Furthermore, as body height increases facial height also increases, as such facial height is good estimator of height (Krishan, 2008). This may explain the negative relationship between the ridge count and facial distances. However, with respect to angles, a positive correlation indicates that proportionality exists between the variables. This can be appreciated due to the fact that the facial angles normally may depend on the prominence of the facial landmarks, for example, height decreases with increase in facial width (Ozkaya and Sagiroglu, 2010). Hence, right orbital width correlates positively with ridge counts, and the ridge count on the other hand decreases with increase in body proportion. From this explanation, it may be suggested that the face parameters and fingerprints variables may be predicted from one another.
In the present study, the different parts of the thumbprints have different potentials in the prediction of the facial variables. This finding may be supported by the fact that identical twins possess strong similarity in fingerprints in addition to faces (Jain et al., 2002). Increasing and decreasing distinctions of such similarities are also the same among nonrelated individuals (Ozkaya and Sagiroglu, 2010). It was also proven experimentally by generating several components of the facial trait from fingerprints. These include the face models of eyebrows, eyes, and mouth (Ozkaya and Sagiroglu, 2008); inner face parts including eyes, nose, and mouth (Ozkaya and Sagiroglu, 2008); face borders; and ears (Ozkaya and Sagiroglu, 2008). However, the specific feature of the fingerprints that determine the specific facial features was not demonstrated. In another study, some level of relationship was also observed between the thumbprints patterns and facial proportions (Adamu et al., 2017). This supports the present study and suggested the existence of possible mechanisms that may control the face and fingerprints during developments. It was also reported that the fingerprints and face variables share some level of genetic mechanism that control their developments (Claes et al., 2014; Ho et al., 2016).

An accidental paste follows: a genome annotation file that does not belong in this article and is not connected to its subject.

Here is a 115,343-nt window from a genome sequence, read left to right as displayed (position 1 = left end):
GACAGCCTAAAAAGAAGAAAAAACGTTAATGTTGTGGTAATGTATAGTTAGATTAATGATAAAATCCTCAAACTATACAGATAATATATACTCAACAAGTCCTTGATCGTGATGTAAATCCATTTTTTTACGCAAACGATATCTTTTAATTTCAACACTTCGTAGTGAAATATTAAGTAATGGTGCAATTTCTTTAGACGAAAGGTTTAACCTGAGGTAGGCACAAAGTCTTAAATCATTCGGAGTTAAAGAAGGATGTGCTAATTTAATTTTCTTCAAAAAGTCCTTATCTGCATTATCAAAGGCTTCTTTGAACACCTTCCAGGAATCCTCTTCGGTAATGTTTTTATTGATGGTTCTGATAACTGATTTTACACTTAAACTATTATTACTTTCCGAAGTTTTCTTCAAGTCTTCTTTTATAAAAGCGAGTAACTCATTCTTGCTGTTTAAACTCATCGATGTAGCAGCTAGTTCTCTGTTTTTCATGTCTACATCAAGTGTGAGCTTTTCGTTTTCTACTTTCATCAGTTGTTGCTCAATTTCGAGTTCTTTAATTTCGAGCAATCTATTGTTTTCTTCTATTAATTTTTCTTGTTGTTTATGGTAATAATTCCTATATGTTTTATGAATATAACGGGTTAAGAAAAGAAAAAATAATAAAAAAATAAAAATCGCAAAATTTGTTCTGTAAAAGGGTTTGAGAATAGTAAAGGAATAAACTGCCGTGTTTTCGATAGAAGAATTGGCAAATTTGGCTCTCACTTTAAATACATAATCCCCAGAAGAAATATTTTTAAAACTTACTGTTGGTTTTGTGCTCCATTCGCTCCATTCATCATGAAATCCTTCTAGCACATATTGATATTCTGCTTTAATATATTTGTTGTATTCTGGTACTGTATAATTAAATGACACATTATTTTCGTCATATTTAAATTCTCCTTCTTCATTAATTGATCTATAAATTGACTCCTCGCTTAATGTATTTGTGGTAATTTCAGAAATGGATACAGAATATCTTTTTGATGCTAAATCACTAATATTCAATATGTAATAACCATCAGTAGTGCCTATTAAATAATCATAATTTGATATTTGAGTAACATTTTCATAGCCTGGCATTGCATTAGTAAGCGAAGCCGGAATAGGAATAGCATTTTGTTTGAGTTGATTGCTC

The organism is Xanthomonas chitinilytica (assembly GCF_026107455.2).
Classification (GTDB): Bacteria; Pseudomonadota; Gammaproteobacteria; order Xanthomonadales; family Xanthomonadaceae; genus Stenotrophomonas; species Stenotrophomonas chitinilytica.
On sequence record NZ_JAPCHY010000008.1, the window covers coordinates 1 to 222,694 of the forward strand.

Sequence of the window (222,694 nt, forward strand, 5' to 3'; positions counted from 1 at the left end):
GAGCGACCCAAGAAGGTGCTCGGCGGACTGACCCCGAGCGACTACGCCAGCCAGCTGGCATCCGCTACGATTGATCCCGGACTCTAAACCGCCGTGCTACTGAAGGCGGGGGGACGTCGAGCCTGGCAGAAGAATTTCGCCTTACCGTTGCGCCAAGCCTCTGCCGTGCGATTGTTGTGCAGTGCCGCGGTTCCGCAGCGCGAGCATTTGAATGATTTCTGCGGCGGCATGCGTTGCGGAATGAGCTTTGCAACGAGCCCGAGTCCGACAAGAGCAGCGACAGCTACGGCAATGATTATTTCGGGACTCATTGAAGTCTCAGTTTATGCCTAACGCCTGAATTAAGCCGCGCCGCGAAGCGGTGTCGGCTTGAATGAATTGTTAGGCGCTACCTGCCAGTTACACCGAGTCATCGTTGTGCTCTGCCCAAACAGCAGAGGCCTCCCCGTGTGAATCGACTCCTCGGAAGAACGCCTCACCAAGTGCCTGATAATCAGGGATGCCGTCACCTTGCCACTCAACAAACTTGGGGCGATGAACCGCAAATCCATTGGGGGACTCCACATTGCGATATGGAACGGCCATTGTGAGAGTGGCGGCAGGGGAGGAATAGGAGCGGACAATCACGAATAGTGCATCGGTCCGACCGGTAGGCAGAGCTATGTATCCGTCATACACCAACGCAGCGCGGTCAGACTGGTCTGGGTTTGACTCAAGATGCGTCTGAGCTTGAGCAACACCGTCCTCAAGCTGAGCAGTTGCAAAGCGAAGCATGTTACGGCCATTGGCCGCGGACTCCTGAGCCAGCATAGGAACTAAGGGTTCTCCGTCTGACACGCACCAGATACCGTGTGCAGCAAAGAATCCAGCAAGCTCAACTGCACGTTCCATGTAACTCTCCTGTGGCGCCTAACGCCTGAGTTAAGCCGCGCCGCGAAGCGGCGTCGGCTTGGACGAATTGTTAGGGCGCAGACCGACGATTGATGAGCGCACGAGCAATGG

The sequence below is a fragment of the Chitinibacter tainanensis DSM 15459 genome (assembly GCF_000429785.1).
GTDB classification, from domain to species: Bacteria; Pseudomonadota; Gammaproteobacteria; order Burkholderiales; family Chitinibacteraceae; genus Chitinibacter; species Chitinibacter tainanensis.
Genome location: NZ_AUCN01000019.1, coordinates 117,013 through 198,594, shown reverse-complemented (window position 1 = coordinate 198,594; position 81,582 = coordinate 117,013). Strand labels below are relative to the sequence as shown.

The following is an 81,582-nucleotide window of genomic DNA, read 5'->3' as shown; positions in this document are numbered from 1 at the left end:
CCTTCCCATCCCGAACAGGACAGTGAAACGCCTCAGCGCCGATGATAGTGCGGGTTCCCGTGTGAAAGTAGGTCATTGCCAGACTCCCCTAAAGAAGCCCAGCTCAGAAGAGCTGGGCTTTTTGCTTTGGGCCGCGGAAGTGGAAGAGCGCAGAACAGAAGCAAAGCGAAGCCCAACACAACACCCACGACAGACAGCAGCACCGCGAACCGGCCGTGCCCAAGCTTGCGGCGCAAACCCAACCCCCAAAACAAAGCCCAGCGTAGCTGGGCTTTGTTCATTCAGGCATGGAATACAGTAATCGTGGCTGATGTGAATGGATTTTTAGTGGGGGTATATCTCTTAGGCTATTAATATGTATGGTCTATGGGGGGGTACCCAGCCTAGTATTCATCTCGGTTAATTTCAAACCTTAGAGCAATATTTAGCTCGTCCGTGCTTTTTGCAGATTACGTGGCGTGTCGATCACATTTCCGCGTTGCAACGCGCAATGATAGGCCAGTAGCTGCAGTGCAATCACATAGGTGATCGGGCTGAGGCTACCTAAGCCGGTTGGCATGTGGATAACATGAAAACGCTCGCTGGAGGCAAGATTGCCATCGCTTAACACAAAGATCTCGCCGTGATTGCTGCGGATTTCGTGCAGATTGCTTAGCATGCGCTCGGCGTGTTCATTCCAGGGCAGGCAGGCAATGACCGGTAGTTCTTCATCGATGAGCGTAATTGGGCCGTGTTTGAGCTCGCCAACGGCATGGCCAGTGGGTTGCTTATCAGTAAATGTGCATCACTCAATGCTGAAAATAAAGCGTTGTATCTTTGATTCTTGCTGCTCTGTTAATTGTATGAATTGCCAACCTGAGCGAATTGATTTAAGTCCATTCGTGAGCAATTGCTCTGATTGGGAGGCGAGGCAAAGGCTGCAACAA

In the field of biological anthropology, there is a need of population-specific formulae for prediction of one variable from another. This study provides models for the prediction of facial distances and angles among Hausa population of Nigeria. The application of the present study in the field of forensic sciences and law enforcement agents is very clear. This is due to the fact that prediction of facial variables from thumbprint variables (ridges) may also further narrow down the investigation process by forensic experts. In this context, the relationship between the other fingerprint variables with other facial variables needs to be established in trying to provide comprehensive relationship between the two variables. Moreover, the relationship also needs to be established in other populations due to the need of comparison and valid conclusion on this relationship.
| Conclusion|| |
The thumbprint ridge count correlates with facial distances and angles in the Hausa population of Nigeria. Different types of facial dimensions and angles can be predicted from thumbprint ridge counts. The face and fingerprint may be controlled by the same intrinsic factor during embryonic period.
Declaration of patient consent
The authors certify that they have obtained all appropriate patient consent forms. In the form the patient(s) has/have given his/her/their consent for his/her/their images and other clinical information to be reported in the journal. The patients understand that their names and initials will not be published and due efforts will be made to conceal their identity, but anonymity cannot be guaranteed.
This work is an extract of a Ph.D. dissertation which was sponsored by Bayero University Research Grant Unit and Tertiary Education Trust Fund (TET fund) of Nigeria.
Financial support and sponsorship
Conflicts of interest
There are no conflicts of interest.
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[Figure 1], [Figure 2], [Figure 3]
[Table 1], [Table 2], [Table 3], [Table 4], [Table 5], [Table 6]